Arctic sea ice / Re: The 2019 melting season
« on: August 25, 2019, 01:45:25 AM »
I did not know he was a scientist. There are lots of people who say things that are not credible this time of the year.

If he is a scientist, I apologize for being rude.  But, I still think he was wrong in his assessment. Lots of us have science backgrounds and are able to understand what is happening.

Philopek, I’m sorry for insulting you if you are a scientist. But, I don’t think your conclusions were correct.  Anyway, I apologize for being rude. 

Arctic sea ice / Re: The 2019 melting season
« on: August 24, 2019, 11:34:21 PM »

What has caught my eye from the current GFS wind forecasts is a strengthening connection between the low over the CAA and the low SE of Greenland (image attached|). They seem to be creating a significant air flow (even if not a storm) from the relatively warm mid-Atlantic into and across the Arctic Ocean.

It is a very strong storm blowing warm winds across the ice edges and compacting the ice that has been scattered all season. 

I wish I would have taken a screen shot of the storm warnings for Resolute, Nunavut last night as the low moved through.  They got hammered!   The arctic is not the UK.  Good luck wind surfing through a storm like this.

It is unlikely that 2019 will catch 2012 this late in the season.  However, this storm is doing a lot of damage.   

EDIT: to be clear, I was agreeing with your post Gerontocrat, and also responding to philopek’s post above.

Arctic sea ice / Re: The 2019 melting season
« on: August 24, 2019, 09:58:55 PM »

It's way too late in the season to have an effect on the minimum of this year and where the weakest ice is, north of Laptev, it's quite calm now and it could be that most of the ice that's still around there will survive.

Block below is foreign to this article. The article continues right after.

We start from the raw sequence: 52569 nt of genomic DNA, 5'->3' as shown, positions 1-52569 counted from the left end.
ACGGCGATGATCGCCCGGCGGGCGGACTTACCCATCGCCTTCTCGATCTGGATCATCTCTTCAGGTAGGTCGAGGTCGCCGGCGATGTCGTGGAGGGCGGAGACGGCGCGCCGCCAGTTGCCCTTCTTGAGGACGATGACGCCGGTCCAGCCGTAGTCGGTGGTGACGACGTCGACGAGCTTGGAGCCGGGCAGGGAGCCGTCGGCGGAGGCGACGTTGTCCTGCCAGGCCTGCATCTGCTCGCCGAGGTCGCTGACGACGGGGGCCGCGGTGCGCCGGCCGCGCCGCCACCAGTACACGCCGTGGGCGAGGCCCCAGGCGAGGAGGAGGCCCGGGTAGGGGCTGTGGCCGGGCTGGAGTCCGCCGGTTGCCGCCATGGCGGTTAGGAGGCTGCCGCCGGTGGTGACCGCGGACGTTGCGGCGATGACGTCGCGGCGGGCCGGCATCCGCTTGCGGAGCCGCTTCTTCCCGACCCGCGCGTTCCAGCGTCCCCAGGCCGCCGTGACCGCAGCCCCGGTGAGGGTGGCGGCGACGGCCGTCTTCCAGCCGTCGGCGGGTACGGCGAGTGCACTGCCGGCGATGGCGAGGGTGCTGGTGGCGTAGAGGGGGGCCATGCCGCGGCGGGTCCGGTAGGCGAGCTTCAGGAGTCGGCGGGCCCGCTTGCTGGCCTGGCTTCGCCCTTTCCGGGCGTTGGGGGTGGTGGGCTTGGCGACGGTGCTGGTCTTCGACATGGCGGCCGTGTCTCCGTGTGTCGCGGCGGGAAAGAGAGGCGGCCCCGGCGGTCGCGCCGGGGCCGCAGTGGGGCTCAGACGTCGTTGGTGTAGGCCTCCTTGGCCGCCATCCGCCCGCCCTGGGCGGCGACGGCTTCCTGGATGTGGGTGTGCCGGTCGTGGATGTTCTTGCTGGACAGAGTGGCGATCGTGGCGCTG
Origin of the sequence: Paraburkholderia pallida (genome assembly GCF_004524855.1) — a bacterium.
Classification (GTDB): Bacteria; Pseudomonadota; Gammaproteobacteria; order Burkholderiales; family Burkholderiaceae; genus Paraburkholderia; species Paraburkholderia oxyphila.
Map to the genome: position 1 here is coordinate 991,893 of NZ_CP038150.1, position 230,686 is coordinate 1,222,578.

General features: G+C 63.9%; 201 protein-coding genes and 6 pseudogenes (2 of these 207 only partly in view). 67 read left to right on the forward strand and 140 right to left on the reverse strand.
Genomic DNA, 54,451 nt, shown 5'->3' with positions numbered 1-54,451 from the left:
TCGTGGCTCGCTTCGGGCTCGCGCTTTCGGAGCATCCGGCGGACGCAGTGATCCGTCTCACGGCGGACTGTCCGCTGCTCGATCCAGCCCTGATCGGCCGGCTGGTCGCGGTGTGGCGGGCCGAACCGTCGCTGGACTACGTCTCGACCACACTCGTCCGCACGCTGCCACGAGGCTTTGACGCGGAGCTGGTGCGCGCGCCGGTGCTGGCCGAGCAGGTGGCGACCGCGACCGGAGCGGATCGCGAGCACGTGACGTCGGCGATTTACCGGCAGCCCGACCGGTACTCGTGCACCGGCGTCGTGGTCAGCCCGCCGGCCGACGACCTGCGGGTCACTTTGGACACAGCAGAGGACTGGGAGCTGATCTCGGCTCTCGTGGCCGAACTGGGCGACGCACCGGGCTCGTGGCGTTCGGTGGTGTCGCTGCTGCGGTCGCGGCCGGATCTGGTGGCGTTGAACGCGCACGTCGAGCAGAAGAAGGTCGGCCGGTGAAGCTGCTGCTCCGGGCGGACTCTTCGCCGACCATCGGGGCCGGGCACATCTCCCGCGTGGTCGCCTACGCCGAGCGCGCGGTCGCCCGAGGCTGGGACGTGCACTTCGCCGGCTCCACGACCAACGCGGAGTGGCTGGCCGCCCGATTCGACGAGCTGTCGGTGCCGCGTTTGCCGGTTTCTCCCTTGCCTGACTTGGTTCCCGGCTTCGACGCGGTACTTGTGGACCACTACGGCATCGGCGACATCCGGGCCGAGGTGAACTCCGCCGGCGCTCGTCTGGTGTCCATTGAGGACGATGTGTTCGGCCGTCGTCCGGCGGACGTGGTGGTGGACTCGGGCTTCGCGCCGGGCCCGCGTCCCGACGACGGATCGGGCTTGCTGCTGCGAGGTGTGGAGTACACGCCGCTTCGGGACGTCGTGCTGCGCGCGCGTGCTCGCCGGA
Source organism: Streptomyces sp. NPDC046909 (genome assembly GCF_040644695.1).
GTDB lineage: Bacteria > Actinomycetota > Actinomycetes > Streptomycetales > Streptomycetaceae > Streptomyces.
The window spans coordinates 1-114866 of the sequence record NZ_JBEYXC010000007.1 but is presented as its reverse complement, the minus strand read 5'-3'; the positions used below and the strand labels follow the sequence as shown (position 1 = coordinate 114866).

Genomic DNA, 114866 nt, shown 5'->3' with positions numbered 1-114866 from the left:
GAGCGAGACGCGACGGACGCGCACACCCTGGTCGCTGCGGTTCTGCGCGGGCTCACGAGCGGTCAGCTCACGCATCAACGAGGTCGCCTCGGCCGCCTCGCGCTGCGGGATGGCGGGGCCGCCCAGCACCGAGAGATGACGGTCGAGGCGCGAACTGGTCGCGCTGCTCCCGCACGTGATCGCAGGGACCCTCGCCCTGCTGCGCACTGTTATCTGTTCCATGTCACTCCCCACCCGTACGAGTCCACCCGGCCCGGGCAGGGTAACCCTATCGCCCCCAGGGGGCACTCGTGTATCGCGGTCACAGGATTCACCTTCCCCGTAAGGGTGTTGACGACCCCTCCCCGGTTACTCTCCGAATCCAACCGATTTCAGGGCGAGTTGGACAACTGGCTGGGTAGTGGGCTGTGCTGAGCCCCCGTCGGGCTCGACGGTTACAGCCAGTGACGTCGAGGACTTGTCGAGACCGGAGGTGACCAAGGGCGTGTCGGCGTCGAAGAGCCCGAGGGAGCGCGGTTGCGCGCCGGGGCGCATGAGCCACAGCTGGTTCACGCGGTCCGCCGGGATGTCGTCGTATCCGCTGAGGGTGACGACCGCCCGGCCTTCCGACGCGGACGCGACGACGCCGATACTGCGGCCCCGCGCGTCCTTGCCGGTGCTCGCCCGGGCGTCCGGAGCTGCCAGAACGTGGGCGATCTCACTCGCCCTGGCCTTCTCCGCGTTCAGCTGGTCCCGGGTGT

Looks quite calm around the edges of the ice pack 🤔

Consequences / Re: Laurentide II
« on: August 17, 2019, 04:37:51 AM »
bbr, I can't believe the crazy or ignorant comments. How many warnings do you need? Most of us lost any respect for your opinions a long time ago.

Bbr can be rude.  We can all agree with that. I wish he would not lash out the way he does. However, he has a theory that he believes.  He tries to support it, and everyone piles on him every time he speaks. 

I don’t agree with bbr’s theory, but I respect his opinion and he is one of the most dedicated people on this forum when it comes to trying to learn what is happening.

You guys who want to disagree with anything he says are not always right.  He is good at predicting weather and he gets things right sometimes.

Let him have his pet theory, and quit always attacking him.  I think if he was not always so defensive he would not say the rude things he says.

Of all the people on this forum, I pay special attention to what he posts.  Not because I believe his conclusions, but because I believe he is good at identifying important data that we should consider.